Bhutan doesn’t often come up in conversation. It is however a fascinating place and an excellent one to know about for pub trivia (‘Which countries feature dragons on their flag?’ Answer: ‘Wales, Malta, and Bhutan’).
With a population of just 763,000 – about twice the size of Canberra – the Dragon Kingdom is tucked between India and China, high in the Himalayas, and has relatively few doctors or nurses.
Despite this, Bhutan has managed to vaccinate almost its entire population within a week after an influx of doses donated by other countries.
More than 454,000 shots were given in the last seven days to cover more than 85% of the eligible adult population, giving its population yet another reason to smile in a country that strives to achieve higher ‘gross national happiness’ rather than GDP.
Here’s how they did it.
Bhutan’s vaccination drive
Like many small countries, Bhutan has had to rely on the kindness of other nations for its vaccine supply. In late March and early April of this year, India donated 550,000 AstraZeneca shots to Bhutan and had planned to follow these up in the following months.
However, as we know, India was subsequently overwhelmed by a massive outbreak of COVID-19 and the variant that soon became known as Delta.
This meant that Bhutan was stuck without further doses of the vaccine to follow up with its citizens within the recommended 12-week window for a second dose of AstraZeneca.
Faced with this growing time gap between first and second doses, Bhutan launched an appeal for donations.
The United States responded with half a million doses of the Moderna vaccine, while Denmark came through with a quarter of a million AstraZeneca shots.
Croatia, Bulgaria, China, and a host of others have also sent a total of more than 440,000 doses of AstraZeneca, Pfizer, and Sinopharm vaccines which are expected to arrive soon.
The Bhutan government purchased 200,000 Pfizer doses but they are not expected to be delivered until later in the year.
This of course will mean that many Bhutanese will be mixing their vaccines but that’s not a problem according to experts.
How they did it
Even before the pandemic, Bhutan had been warning of a shortage of doctors.
The World Health Organization recommends that, for every 1,000 people, a country should have one doctor. Bhutan had just 337, about half as many as needed.
Instead of doctors, the country relied on volunteers, known as ‘desuups’, to deliver the vaccine. They trekked through the countries difficult terrain to deliver vaccine equipment to remote areas while encouraging people to social distance and wear masks.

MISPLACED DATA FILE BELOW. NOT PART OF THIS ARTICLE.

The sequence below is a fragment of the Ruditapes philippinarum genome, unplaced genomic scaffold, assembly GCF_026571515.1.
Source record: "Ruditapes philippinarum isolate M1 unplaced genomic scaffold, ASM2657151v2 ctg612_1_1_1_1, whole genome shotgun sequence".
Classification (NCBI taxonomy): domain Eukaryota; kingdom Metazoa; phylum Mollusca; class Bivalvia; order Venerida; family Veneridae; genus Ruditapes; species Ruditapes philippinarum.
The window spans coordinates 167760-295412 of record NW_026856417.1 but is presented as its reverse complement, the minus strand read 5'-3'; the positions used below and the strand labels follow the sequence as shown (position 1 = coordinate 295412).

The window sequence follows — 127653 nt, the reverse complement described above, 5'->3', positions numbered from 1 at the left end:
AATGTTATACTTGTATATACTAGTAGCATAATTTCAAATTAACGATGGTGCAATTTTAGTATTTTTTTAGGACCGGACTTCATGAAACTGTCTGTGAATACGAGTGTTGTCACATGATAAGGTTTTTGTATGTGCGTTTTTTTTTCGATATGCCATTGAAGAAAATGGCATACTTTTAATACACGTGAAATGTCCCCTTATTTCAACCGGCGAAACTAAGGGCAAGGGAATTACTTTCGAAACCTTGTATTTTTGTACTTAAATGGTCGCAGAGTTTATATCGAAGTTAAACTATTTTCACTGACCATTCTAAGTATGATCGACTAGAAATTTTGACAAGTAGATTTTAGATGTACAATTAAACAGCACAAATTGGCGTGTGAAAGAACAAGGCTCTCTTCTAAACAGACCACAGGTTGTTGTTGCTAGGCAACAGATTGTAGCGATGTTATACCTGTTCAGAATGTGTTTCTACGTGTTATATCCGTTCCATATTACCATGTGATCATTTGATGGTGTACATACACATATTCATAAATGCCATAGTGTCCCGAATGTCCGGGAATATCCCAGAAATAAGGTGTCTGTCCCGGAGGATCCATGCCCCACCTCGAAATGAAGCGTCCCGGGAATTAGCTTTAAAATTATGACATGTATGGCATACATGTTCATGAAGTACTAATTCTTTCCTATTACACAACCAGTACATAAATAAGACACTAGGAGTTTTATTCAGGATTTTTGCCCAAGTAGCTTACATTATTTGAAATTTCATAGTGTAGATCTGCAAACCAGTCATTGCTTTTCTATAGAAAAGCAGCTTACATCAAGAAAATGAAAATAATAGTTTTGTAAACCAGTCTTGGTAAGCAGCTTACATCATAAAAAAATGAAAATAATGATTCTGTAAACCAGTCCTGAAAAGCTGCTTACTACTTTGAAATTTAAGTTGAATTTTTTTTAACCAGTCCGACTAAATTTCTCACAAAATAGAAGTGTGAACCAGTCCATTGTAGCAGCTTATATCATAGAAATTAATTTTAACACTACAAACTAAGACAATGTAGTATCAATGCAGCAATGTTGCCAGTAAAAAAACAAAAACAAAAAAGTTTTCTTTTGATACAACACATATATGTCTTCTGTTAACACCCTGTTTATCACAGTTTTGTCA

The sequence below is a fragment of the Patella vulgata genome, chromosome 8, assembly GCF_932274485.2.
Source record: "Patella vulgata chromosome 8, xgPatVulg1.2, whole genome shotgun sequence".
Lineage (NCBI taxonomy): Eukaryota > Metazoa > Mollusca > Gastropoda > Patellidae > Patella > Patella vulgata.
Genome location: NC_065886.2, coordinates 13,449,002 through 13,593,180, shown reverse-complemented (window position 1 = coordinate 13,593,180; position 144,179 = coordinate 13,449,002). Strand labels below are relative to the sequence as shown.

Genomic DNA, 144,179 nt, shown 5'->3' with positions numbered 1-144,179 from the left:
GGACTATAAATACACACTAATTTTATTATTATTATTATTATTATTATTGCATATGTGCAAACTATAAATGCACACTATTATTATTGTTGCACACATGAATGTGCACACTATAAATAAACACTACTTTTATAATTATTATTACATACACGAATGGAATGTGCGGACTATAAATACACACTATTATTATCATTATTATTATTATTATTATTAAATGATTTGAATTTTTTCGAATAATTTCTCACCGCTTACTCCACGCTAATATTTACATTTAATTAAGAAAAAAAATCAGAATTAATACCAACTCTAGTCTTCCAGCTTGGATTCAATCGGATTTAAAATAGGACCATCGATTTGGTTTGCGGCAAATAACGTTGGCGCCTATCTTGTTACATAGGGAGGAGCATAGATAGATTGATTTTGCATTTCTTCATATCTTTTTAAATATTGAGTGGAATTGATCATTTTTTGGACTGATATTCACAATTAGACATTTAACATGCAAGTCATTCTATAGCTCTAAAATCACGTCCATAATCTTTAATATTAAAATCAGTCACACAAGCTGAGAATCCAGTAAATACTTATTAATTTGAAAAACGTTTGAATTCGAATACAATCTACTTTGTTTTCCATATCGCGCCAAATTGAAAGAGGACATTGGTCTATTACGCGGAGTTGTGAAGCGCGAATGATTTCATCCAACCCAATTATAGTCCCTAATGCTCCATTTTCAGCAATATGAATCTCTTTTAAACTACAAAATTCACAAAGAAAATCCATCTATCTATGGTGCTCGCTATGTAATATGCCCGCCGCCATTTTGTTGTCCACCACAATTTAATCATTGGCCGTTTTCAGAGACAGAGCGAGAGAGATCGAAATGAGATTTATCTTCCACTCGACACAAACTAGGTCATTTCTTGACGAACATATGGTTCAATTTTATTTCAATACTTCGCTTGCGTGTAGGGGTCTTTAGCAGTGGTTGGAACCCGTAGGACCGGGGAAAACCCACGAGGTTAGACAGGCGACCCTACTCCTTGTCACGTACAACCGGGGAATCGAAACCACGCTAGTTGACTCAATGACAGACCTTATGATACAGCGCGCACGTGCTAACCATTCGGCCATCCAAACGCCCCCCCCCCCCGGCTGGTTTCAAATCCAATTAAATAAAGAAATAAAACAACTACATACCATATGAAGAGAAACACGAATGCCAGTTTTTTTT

Bhutan, as a highly Buddhist nation, chose the first person to receive the vaccine through consultation with star charts. The Prime Minister followed, assuring everyone that the rollout was in alignment with the stars and thus creating a sense of belief and confidence in the vaccine.
The Atlantic has called Bhutan’s rollout “the unlikeliest pandemic success story” and has said that its strategy hinged on engaged leadership, preparedness, swift action, playing to its strengths, and providing adequate support for those who had to isolate.
Bhutan closed its borders early during the pandemic and has a long-standing policy of limiting tourism numbers to the country so as not to spoil its natural beauty.
As such, they’ve only had 2,489 COVID-19 cases and two deaths since the start of the pandemic and even briefly surpassed Israel for vaccination speed. This stands in stark contrast to other South Asian nations that have considerably higher cases and have also been affected by the suspension of vaccine supplies from India.
UNICEF’s Bhutan representative, Will Parks, has said that the rollout is a “great success story for Bhutan”.
“We really need a world in which the countries which have surplus vaccines really do donate to those countries that haven’t received [shots] so far,” he said from the capital, Thimpu.
“And if there’s anything that I hope the world that can learn, is that a country like Bhutan with very few doctors, very few nurses but a really committed king and leadership in the government mobilising society – it’s not impossible to vaccinate the whole country.”